Benjamin Brown was a Buffalo Soldier during the Indian Wars of the American West who was awarded the Medal of Honor.
Born in Spotsylvania County, Virginia, in 1859, Benjamin Brown grew up to fight as a Buffalo Soldier. On May 11, 1889, he was serving as a Sergeant in Company C of the 24th Infantry when he and several others in his regiment were asked to escort Army Paymaster Major Joseph Washington Wham and a strongbox carrying more than $28,000 in gold and silver coins, from Fort Grant to Fort Thomas, Arizona. However, when the caravan was about 15 miles from Pima, Arizona, they were ambushed by bandits, and a gun battle ensued in what is known as the Wham Paymaster Robbery. Eight escort members were wounded in the bitter engagement, including Benjamin Brown, and the bandits made off with the payroll.
During the robbery, Sergeant Benjamin Brown refused to give up the defense even though he was shot in the abdomen and wounded in both arms. A year later, he was awarded the Medal of Honor on February 19, 1890. He died on September 5, 1910, and was buried at the United States Soldiers’ and Airmen’s Home National Cemetery in Washington, D.C.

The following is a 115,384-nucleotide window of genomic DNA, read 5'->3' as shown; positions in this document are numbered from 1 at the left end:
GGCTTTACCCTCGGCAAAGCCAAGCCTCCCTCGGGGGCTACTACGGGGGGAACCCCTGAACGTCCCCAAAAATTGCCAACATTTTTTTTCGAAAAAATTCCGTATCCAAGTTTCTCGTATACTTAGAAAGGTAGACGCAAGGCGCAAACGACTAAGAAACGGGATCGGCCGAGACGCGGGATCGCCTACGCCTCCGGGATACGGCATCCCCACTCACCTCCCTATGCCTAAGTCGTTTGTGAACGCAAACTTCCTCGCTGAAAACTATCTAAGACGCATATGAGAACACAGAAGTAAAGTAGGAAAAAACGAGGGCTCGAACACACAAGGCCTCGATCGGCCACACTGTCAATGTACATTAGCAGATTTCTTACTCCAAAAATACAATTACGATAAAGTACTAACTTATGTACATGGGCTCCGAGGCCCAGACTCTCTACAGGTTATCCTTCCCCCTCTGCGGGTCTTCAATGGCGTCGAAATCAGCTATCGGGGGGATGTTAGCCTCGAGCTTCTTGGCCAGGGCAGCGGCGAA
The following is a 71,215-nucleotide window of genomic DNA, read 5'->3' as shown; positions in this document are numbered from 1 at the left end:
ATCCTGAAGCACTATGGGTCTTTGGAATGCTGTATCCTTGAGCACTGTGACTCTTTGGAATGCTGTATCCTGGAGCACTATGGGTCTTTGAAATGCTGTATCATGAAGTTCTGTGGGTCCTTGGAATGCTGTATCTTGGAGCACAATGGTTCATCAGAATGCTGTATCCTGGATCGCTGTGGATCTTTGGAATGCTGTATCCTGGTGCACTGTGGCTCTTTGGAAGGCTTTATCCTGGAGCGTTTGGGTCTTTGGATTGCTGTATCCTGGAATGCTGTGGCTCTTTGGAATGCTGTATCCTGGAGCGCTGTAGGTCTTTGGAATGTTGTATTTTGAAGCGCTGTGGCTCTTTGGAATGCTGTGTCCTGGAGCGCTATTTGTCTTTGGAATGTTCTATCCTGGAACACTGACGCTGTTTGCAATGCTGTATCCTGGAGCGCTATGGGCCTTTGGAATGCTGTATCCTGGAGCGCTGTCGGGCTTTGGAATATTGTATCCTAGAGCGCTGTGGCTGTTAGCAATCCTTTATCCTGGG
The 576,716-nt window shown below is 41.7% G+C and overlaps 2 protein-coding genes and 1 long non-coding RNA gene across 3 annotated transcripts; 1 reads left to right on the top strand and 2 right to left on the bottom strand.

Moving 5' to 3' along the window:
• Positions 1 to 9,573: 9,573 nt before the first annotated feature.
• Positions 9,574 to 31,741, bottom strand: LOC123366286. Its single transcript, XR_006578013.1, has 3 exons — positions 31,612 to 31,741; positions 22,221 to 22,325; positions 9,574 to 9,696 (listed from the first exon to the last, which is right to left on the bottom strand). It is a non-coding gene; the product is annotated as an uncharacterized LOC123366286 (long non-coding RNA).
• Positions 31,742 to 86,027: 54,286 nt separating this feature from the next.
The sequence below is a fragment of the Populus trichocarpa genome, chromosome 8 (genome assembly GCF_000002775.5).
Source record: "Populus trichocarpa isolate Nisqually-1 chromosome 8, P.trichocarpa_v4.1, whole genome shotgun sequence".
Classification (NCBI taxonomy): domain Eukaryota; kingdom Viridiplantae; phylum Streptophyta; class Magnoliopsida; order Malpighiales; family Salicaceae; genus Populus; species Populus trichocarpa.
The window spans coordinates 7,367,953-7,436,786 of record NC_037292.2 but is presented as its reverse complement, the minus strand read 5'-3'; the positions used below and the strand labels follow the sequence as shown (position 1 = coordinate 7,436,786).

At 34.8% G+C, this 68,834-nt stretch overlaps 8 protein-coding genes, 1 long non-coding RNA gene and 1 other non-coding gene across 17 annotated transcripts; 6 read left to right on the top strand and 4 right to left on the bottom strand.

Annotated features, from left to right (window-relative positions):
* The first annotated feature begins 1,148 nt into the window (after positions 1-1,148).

He, and fellow officer, Corporal Isaiah Mays, who was involved in the same engagement, were the only black infantrymen to receive the Medal of Honor for bravery in the frontier Indian Wars. The money from the robbery was never recovered, and no one was ever convicted of the robbery or the shootings.
© Kathy Alexander/Legends of America, updated October 2022.
Soldiers & Officers in American History